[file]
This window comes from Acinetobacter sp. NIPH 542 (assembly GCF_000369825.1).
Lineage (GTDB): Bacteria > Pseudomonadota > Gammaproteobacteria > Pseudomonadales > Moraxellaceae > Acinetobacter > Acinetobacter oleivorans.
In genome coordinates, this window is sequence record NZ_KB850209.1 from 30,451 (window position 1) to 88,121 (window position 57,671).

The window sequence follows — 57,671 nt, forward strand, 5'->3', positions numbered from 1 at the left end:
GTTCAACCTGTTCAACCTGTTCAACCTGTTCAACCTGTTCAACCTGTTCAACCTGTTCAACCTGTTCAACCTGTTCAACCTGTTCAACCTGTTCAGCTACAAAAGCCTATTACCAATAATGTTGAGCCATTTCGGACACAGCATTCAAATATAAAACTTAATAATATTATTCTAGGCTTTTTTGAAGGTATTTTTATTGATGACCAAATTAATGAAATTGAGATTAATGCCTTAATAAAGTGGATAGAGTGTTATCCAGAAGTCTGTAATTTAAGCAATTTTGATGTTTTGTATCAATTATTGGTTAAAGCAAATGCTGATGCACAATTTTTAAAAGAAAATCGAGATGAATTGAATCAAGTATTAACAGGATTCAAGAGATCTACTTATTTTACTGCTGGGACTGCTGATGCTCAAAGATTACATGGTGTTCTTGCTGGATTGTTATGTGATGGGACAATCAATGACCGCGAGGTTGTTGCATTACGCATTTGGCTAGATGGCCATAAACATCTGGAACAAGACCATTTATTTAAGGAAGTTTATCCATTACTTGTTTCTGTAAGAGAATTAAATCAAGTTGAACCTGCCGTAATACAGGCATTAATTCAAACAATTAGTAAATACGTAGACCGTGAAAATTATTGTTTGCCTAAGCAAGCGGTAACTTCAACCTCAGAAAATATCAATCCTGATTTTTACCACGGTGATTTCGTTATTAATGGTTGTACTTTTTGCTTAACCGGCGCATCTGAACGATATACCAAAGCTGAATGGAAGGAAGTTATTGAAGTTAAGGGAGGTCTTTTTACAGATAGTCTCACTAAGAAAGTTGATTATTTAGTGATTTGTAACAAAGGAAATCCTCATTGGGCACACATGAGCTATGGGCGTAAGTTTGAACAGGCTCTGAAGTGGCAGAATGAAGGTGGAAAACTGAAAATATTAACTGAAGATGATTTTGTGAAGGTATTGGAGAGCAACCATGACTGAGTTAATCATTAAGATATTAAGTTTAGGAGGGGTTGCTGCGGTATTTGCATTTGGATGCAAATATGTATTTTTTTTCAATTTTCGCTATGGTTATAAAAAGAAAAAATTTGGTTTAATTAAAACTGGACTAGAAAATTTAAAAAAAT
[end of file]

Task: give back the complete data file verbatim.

This window comes from Acinetobacter sp. NIPH 542 (assembly GCF_000369825.1).
Lineage (GTDB): Bacteria > Pseudomonadota > Gammaproteobacteria > Pseudomonadales > Moraxellaceae > Acinetobacter > Acinetobacter oleivorans.
In genome coordinates, this window is sequence record NZ_KB850209.1 from 30,451 (window position 1) to 88,121 (window position 57,671).

The window sequence follows — 57,671 nt, forward strand, 5'->3', positions numbered from 1 at the left end:
GTTCAACCTGTTCAACCTGTTCAACCTGTTCAACCTGTTCAACCTGTTCAACCTGTTCAACCTGTTCAACCTGTTCAACCTGTTCAACCTGTTCAGCTACAAAAGCCTATTACCAATAATGTTGAGCCATTTCGGACACAGCATTCAAATATAAAACTTAATAATATTATTCTAGGCTTTTTTGAAGGTATTTTTATTGATGACCAAATTAATGAAATTGAGATTAATGCCTTAATAAAGTGGATAGAGTGTTATCCAGAAGTCTGTAATTTAAGCAATTTTGATGTTTTGTATCAATTATTGGTTAAAGCAAATGCTGATGCACAATTTTTAAAAGAAAATCGAGATGAATTGAATCAAGTATTAACAGGATTCAAGAGATCTACTTATTTTACTGCTGGGACTGCTGATGCTCAAAGATTACATGGTGTTCTTGCTGGATTGTTATGTGATGGGACAATCAATGACCGCGAGGTTGTTGCATTACGCATTTGGCTAGATGGCCATAAACATCTGGAACAAGACCATTTATTTAAGGAAGTTTATCCATTACTTGTTTCTGTAAGAGAATTAAATCAAGTTGAACCTGCCGTAATACAGGCATTAATTCAAACAATTAGTAAATACGTAGACCGTGAAAATTATTGTTTGCCTAAGCAAGCGGTAACTTCAACCTCAGAAAATATCAATCCTGATTTTTACCACGGTGATTTCGTTATTAATGGTTGTACTTTTTGCTTAACCGGCGCATCTGAACGATATACCAAAGCTGAATGGAAGGAAGTTATTGAAGTTAAGGGAGGTCTTTTTACAGATAGTCTCACTAAGAAAGTTGATTATTTAGTGATTTGTAACAAAGGAAATCCTCATTGGGCACACATGAGCTATGGGCGTAAGTTTGAACAGGCTCTGAAGTGGCAGAATGAAGGTGGAAAACTGAAAATATTAACTGAAGATGATTTTGTGAAGGTATTGGAGAGCAACCATGACTGAGTTAATCATTAAGATATTAAGTTTAGGAGGGGTTGCTGCGGTATTTGCATTTGGATGCAAATATGTATTTTTTTTCAATTTTCGCTATGGTTATAAAAAGAAAAAATTTGGTTTAATTAAAACTGGACTAGAAAATTTAAAAAAAT